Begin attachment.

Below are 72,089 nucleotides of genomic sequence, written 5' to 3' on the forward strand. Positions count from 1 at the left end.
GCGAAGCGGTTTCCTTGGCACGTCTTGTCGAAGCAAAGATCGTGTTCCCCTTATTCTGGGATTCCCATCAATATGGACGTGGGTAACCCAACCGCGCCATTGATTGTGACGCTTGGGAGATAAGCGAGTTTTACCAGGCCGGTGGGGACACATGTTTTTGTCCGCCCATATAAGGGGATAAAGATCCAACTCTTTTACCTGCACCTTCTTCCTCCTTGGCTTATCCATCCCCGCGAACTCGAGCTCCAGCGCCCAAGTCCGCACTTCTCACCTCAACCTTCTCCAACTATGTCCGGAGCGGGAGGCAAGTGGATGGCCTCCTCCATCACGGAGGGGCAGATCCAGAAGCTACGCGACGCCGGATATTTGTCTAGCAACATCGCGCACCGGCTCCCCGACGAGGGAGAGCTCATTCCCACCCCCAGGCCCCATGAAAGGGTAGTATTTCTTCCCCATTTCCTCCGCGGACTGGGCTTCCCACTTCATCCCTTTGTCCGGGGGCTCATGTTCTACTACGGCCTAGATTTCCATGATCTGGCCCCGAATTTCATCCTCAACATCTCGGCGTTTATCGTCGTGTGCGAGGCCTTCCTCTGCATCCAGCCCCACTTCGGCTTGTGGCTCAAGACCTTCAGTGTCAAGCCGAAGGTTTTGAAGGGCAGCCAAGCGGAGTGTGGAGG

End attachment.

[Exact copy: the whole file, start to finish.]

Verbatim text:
Below are 72,089 nucleotides of genomic sequence, written 5' to 3' on the forward strand. Positions count from 1 at the left end.
GCGAAGCGGTTTCCTTGGCACGTCTTGTCGAAGCAAAGATCGTGTTCCCCTTATTCTGGGATTCCCATCAATATGGACGTGGGTAACCCAACCGCGCCATTGATTGTGACGCTTGGGAGATAAGCGAGTTTTACCAGGCCGGTGGGGACACATGTTTTTGTCCGCCCATATAAGGGGATAAAGATCCAACTCTTTTACCTGCACCTTCTTCCTCCTTGGCTTATCCATCCCCGCGAACTCGAGCTCCAGCGCCCAAGTCCGCACTTCTCACCTCAACCTTCTCCAACTATGTCCGGAGCGGGAGGCAAGTGGATGGCCTCCTCCATCACGGAGGGGCAGATCCAGAAGCTACGCGACGCCGGATATTTGTCTAGCAACATCGCGCACCGGCTCCCCGACGAGGGAGAGCTCATTCCCACCCCCAGGCCCCATGAAAGGGTAGTATTTCTTCCCCATTTCCTCCGCGGACTGGGCTTCCCACTTCATCCCTTTGTCCGGGGGCTCATGTTCTACTACGGCCTAGATTTCCATGATCTGGCCCCGAATTTCATCCTCAACATCTCGGCGTTTATCGTCGTGTGCGAGGCCTTCCTCTGCATCCAGCCCCACTTCGGCTTGTGGCTCAAGACCTTCAGTGTCAAGCCGAAGGTTTTGAAGGGCAGCCAAGCGGAGTGTGGAGG